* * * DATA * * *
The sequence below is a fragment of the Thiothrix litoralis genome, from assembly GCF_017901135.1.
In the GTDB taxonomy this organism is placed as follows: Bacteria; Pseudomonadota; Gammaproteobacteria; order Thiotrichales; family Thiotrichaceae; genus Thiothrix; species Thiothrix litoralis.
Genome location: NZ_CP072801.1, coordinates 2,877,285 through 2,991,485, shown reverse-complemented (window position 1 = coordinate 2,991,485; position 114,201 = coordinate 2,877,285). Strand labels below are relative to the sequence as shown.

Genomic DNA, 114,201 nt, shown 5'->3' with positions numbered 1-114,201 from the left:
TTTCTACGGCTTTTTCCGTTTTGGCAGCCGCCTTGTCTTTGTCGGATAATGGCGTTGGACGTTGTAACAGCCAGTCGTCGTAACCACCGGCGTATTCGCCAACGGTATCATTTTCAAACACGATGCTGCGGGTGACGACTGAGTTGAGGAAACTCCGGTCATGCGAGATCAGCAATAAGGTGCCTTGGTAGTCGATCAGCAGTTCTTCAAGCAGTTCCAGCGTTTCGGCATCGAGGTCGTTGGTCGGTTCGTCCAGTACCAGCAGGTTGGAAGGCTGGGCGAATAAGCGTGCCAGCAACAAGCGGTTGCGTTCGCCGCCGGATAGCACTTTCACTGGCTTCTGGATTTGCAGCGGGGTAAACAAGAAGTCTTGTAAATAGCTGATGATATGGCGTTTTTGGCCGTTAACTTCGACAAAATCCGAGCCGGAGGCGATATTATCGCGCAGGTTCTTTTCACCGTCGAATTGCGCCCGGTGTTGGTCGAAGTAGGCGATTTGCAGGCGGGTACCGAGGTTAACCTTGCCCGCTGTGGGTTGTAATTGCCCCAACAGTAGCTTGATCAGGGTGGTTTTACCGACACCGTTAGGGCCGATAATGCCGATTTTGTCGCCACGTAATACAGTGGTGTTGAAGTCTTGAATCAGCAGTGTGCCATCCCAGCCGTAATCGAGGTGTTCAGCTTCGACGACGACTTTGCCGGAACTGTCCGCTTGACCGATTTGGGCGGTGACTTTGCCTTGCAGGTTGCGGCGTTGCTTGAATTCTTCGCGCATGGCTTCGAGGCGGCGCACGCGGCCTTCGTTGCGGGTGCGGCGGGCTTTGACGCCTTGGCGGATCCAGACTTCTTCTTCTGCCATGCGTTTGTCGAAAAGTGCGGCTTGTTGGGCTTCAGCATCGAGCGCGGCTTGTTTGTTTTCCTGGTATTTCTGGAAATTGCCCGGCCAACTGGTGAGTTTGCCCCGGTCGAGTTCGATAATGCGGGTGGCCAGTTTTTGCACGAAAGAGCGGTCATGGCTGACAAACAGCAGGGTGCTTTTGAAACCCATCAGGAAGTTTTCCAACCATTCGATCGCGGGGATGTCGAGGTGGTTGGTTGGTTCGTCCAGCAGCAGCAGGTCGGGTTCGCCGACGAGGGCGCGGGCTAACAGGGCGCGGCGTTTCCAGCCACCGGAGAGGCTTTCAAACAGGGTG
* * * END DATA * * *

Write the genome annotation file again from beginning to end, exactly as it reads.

The sequence below is a fragment of the Thiothrix litoralis genome, from assembly GCF_017901135.1.
In the GTDB taxonomy this organism is placed as follows: Bacteria; Pseudomonadota; Gammaproteobacteria; order Thiotrichales; family Thiotrichaceae; genus Thiothrix; species Thiothrix litoralis.
Genome location: NZ_CP072801.1, coordinates 2,877,285 through 2,991,485, shown reverse-complemented (window position 1 = coordinate 2,991,485; position 114,201 = coordinate 2,877,285). Strand labels below are relative to the sequence as shown.

Genomic DNA, 114,201 nt, shown 5'->3' with positions numbered 1-114,201 from the left:
TTTCTACGGCTTTTTCCGTTTTGGCAGCCGCCTTGTCTTTGTCGGATAATGGCGTTGGACGTTGTAACAGCCAGTCGTCGTAACCACCGGCGTATTCGCCAACGGTATCATTTTCAAACACGATGCTGCGGGTGACGACTGAGTTGAGGAAACTCCGGTCATGCGAGATCAGCAATAAGGTGCCTTGGTAGTCGATCAGCAGTTCTTCAAGCAGTTCCAGCGTTTCGGCATCGAGGTCGTTGGTCGGTTCGTCCAGTACCAGCAGGTTGGAAGGCTGGGCGAATAAGCGTGCCAGCAACAAGCGGTTGCGTTCGCCGCCGGATAGCACTTTCACTGGCTTCTGGATTTGCAGCGGGGTAAACAAGAAGTCTTGTAAATAGCTGATGATATGGCGTTTTTGGCCGTTAACTTCGACAAAATCCGAGCCGGAGGCGATATTATCGCGCAGGTTCTTTTCACCGTCGAATTGCGCCCGGTGTTGGTCGAAGTAGGCGATTTGCAGGCGGGTACCGAGGTTAACCTTGCCCGCTGTGGGTTGTAATTGCCCCAACAGTAGCTTGATCAGGGTGGTTTTACCGACACCGTTAGGGCCGATAATGCCGATTTTGTCGCCACGTAATACAGTGGTGTTGAAGTCTTGAATCAGCAGTGTGCCATCCCAGCCGTAATCGAGGTGTTCAGCTTCGACGACGACTTTGCCGGAACTGTCCGCTTGACCGATTTGGGCGGTGACTTTGCCTTGCAGGTTGCGGCGTTGCTTGAATTCTTCGCGCATGGCTTCGAGGCGGCGCACGCGGCCTTCGTTGCGGGTGCGGCGGGCTTTGACGCCTTGGCGGATCCAGACTTCTTCTTCTGCCATGCGTTTGTCGAAAAGTGCGGCTTGTTGGGCTTCAGCATCGAGCGCGGCTTGTTTGTTTTCCTGGTATTTCTGGAAATTGCCCGGCCAACTGGTGAGTTTGCCCCGGTCGAGTTCGATAATGCGGGTGGCCAGTTTTTGCACGAAAGAGCGGTCATGGCTGACAAACAGCAGGGTGCTTTTGAAACCCATCAGGAAGTTTTCCAACCATTCGATCGCGGGGATGTCGAGGTGGTTGGTTGGTTCGTCCAGCAGCAGCAGGTCGGGTTCGCCGACGAGGGCGCGGGCTAACAGGGCGCGGCGTTTCCAGCCACCGGAGAGGCTTTCAAACAGGGTG